17 May 2016 - 09:11 in Achievement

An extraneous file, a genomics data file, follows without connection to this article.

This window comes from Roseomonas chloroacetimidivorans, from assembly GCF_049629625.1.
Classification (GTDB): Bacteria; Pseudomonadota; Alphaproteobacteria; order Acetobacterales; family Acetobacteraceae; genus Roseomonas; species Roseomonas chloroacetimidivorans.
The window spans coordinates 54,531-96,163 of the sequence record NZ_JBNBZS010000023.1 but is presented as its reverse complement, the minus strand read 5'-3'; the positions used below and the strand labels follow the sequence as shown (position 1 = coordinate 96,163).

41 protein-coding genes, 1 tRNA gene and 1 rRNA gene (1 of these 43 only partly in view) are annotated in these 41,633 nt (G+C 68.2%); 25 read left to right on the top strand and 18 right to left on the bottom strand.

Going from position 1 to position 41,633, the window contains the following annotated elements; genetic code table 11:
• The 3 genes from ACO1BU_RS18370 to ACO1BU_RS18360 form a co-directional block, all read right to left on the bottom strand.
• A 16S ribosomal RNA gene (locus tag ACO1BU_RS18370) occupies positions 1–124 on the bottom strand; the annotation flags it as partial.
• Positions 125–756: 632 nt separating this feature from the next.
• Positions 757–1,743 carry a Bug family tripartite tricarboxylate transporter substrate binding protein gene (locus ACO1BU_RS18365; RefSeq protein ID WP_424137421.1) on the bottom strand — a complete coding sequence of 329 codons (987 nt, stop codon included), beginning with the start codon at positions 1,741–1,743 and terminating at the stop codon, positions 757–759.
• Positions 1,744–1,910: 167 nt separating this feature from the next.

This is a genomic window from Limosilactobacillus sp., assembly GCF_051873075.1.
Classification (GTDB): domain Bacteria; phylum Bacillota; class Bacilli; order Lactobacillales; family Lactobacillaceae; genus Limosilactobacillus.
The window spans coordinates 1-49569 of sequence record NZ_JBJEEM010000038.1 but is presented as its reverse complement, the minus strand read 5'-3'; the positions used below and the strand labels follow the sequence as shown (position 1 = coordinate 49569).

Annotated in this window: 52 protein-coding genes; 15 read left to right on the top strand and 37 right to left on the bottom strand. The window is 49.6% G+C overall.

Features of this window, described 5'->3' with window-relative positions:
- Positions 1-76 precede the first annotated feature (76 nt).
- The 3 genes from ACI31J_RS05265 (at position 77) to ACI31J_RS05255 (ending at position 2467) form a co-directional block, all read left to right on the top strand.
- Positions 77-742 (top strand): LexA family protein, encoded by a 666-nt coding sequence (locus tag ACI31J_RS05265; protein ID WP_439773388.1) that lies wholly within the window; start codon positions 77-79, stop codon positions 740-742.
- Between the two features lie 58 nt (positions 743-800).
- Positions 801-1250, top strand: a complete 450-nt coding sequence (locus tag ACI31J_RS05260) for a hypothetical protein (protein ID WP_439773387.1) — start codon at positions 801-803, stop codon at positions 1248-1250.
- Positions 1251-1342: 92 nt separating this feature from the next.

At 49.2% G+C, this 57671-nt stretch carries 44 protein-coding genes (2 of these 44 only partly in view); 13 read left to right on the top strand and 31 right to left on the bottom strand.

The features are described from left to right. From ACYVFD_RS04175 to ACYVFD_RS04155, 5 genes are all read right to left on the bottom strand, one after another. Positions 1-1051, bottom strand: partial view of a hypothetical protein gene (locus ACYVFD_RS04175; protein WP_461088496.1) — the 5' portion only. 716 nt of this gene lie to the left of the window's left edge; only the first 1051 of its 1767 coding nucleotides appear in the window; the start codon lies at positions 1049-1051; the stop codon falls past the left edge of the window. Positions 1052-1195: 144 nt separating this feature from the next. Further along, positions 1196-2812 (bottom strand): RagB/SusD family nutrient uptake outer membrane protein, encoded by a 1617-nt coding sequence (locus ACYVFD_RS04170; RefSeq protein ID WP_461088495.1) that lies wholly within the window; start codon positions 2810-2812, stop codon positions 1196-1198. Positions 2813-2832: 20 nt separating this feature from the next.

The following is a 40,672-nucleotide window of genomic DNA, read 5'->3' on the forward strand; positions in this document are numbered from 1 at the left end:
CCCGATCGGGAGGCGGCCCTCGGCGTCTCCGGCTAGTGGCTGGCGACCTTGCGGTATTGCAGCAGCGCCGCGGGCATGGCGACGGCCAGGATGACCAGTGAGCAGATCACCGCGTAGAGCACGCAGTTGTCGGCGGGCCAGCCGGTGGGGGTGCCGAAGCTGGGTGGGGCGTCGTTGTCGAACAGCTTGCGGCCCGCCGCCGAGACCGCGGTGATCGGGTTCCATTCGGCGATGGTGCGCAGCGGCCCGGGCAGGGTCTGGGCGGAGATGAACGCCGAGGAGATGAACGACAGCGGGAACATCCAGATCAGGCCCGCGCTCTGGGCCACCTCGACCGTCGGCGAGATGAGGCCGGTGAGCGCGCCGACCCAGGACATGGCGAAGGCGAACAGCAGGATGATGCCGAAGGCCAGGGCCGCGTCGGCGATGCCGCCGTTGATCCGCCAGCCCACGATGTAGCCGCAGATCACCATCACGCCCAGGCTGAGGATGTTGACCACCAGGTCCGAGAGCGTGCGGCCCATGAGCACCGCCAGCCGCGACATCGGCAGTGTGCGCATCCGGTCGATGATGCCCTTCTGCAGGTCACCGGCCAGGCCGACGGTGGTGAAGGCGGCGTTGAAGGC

We asked third year Bachelor of Engineering Honours student Divya Patel to tell us about the recent Android Hackathon held for VUW students. Divya, a Software Engineering major, was excited to share her experiences of being part of ‘FrontDoor’, the team that won second place at the final prizegiving... What was the Android Hackathon? The Google-sponsored Android Hackathon was a ‘hackfest’ for students where we had 48 hours to develop an Android app using a programme called Android Studio. We also had the chance to make connections with each other and with industry mentors. How did you get involved? Word of mouth! I found out about the hackathon through a friend, and I had always wanted to learn how to make an app, so I signed up. I enjoyed working with my team members David Barnett, Daniel Braithwaite and Jack Bannister Sutton. What was your team name and why? We called ourselves ‘FrontDoor’. The name came up as a joke when we were discussing ideas with our mentor. It suited what we were trying to achieve, which was to connect to networks directly without knowing the passwords. What happened across the weekend? We presented our ideas for apps and then formed teams by choosing the projects we were most keen to develop. Next, each team decided on a plan of attack and split the tasks among team members. My job was to work on the front-end of our app, creating the front page and implementing the display. Tell me about your app. The app we created is a network hacker. It scans for wireless networks in the area, and for each network found, attempts to connect to it by trying the passwords on the ‘100 most common passwords’ list. What is the purpose of the app? It’s basically an academic research tool to gather interesting information. The app wirelessly monitors and probes network connections. It helps to point out how vulnerable some passwords are, and also identify gaps in security that individuals and organisations need to be aware of. The information gathered could also be used to educate the public on how to pick strong passwords. What were some of the other apps that grabbed your attention? There was one to control robots which was pretty cool, and another to make Metlink travel information like timetables and updates more accessible. Considering I often travel by bus, having that information available offline would be very handy. Was there a grand prize? The winning team ‘WeLoveKids’ made an app to teach children maths through fun, interactive games. Each of their team members won a Google Developer License to pursue the project. The licence allows them to publish their app publicly to the Google Play Store. What was the whole experience like for you? It was a great opportunity to learn how to do something I’d never done before. It was so rewarding to make our idea a reality over the course of just one weekend. Would you attend another hackathon like this in the future? Yes, definitely! It’s a lot of fun and you learn so much in such a short period of time. What advice would you give to other students interested in getting involved? It doesn’t matter if you don’t have any experience with the technology because it’s supposed to be a learning experience. Everyone is in the same boat so it’s ok to ask the mentors for help. Just go for it!